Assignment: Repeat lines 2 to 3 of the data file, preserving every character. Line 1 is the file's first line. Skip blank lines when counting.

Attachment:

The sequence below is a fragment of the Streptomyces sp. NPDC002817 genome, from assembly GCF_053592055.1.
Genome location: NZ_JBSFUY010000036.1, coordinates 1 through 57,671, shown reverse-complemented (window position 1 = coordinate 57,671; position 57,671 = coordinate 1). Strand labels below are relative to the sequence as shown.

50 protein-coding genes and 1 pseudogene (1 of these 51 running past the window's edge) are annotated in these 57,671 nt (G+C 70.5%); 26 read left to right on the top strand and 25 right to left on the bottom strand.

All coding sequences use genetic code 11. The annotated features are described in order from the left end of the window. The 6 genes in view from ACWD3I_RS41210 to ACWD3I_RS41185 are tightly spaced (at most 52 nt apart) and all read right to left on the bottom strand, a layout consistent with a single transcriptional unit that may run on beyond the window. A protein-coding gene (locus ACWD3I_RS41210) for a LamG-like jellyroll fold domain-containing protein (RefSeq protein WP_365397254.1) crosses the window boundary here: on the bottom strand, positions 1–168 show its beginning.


Genome location: NZ_JBSFUY010000036.1, coordinates 1 through 57,671, shown reverse-complemented (window position 1 = coordinate 57,671; position 57,671 = coordinate 1). Strand labels below are relative to the sequence as shown.

50 protein-coding genes and 1 pseudogene (1 of these 51 running past the window's edge) are annotated in these 57,671 nt (G+C 70.5%); 26 read left to right on the top strand and 25 right to left on the bottom strand.